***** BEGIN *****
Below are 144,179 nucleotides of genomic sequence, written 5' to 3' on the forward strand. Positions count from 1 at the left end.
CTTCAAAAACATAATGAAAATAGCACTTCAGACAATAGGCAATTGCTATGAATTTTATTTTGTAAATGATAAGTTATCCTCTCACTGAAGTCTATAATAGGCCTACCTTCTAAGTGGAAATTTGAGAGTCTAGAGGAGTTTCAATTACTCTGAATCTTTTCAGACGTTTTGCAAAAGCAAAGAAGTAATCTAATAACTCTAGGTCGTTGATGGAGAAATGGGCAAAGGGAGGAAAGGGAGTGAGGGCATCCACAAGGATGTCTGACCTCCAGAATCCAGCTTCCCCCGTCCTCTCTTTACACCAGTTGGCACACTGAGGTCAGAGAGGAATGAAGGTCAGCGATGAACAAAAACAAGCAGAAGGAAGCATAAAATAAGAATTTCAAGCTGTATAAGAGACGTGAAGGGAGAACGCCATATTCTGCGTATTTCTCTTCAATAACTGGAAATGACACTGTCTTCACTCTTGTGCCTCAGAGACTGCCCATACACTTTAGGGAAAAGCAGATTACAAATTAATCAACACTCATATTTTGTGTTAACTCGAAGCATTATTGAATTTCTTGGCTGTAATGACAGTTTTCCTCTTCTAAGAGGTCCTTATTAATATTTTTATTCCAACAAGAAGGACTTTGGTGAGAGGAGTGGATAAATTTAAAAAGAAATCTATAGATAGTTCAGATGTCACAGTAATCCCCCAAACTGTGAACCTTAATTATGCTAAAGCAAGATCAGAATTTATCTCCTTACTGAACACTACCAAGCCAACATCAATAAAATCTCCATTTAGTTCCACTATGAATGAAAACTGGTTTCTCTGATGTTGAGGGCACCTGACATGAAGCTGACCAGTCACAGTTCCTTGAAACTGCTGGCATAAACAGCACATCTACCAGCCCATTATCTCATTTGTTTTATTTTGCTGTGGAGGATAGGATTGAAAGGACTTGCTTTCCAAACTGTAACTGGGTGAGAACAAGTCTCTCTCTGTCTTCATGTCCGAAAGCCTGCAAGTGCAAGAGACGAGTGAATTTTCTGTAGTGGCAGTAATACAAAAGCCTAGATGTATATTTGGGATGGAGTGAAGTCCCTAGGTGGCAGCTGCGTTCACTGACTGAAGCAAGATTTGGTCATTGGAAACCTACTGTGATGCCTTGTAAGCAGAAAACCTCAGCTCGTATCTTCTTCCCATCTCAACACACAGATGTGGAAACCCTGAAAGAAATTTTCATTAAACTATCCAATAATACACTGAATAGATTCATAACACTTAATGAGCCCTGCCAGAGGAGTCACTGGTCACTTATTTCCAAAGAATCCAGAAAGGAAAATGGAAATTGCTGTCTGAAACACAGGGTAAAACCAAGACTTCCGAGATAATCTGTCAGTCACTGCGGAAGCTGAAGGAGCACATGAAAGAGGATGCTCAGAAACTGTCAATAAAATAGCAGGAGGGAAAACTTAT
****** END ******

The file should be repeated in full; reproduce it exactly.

Below are 144,179 nucleotides of genomic sequence, written 5' to 3' on the forward strand. Positions count from 1 at the left end.
CTTCAAAAACATAATGAAAATAGCACTTCAGACAATAGGCAATTGCTATGAATTTTATTTTGTAAATGATAAGTTATCCTCTCACTGAAGTCTATAATAGGCCTACCTTCTAAGTGGAAATTTGAGAGTCTAGAGGAGTTTCAATTACTCTGAATCTTTTCAGACGTTTTGCAAAAGCAAAGAAGTAATCTAATAACTCTAGGTCGTTGATGGAGAAATGGGCAAAGGGAGGAAAGGGAGTGAGGGCATCCACAAGGATGTCTGACCTCCAGAATCCAGCTTCCCCCGTCCTCTCTTTACACCAGTTGGCACACTGAGGTCAGAGAGGAATGAAGGTCAGCGATGAACAAAAACAAGCAGAAGGAAGCATAAAATAAGAATTTCAAGCTGTATAAGAGACGTGAAGGGAGAACGCCATATTCTGCGTATTTCTCTTCAATAACTGGAAATGACACTGTCTTCACTCTTGTGCCTCAGAGACTGCCCATACACTTTAGGGAAAAGCAGATTACAAATTAATCAACACTCATATTTTGTGTTAACTCGAAGCATTATTGAATTTCTTGGCTGTAATGACAGTTTTCCTCTTCTAAGAGGTCCTTATTAATATTTTTATTCCAACAAGAAGGACTTTGGTGAGAGGAGTGGATAAATTTAAAAAGAAATCTATAGATAGTTCAGATGTCACAGTAATCCCCCAAACTGTGAACCTTAATTATGCTAAAGCAAGATCAGAATTTATCTCCTTACTGAACACTACCAAGCCAACATCAATAAAATCTCCATTTAGTTCCACTATGAATGAAAACTGGTTTCTCTGATGTTGAGGGCACCTGACATGAAGCTGACCAGTCACAGTTCCTTGAAACTGCTGGCATAAACAGCACATCTACCAGCCCATTATCTCATTTGTTTTATTTTGCTGTGGAGGATAGGATTGAAAGGACTTGCTTTCCAAACTGTAACTGGGTGAGAACAAGTCTCTCTCTGTCTTCATGTCCGAAAGCCTGCAAGTGCAAGAGACGAGTGAATTTTCTGTAGTGGCAGTAATACAAAAGCCTAGATGTATATTTGGGATGGAGTGAAGTCCCTAGGTGGCAGCTGCGTTCACTGACTGAAGCAAGATTTGGTCATTGGAAACCTACTGTGATGCCTTGTAAGCAGAAAACCTCAGCTCGTATCTTCTTCCCATCTCAACACACAGATGTGGAAACCCTGAAAGAAATTTTCATTAAACTATCCAATAATACACTGAATAGATTCATAACACTTAATGAGCCCTGCCAGAGGAGTCACTGGTCACTTATTTCCAAAGAATCCAGAAAGGAAAATGGAAATTGCTGTCTGAAACACAGGGTAAAACCAAGACTTCCGAGATAATCTGTCAGTCACTGCGGAAGCTGAAGGAGCACATGAAAGAGGATGCTCAGAAACTGTCAATAAAATAGCAGGAGGGAAAACTTAT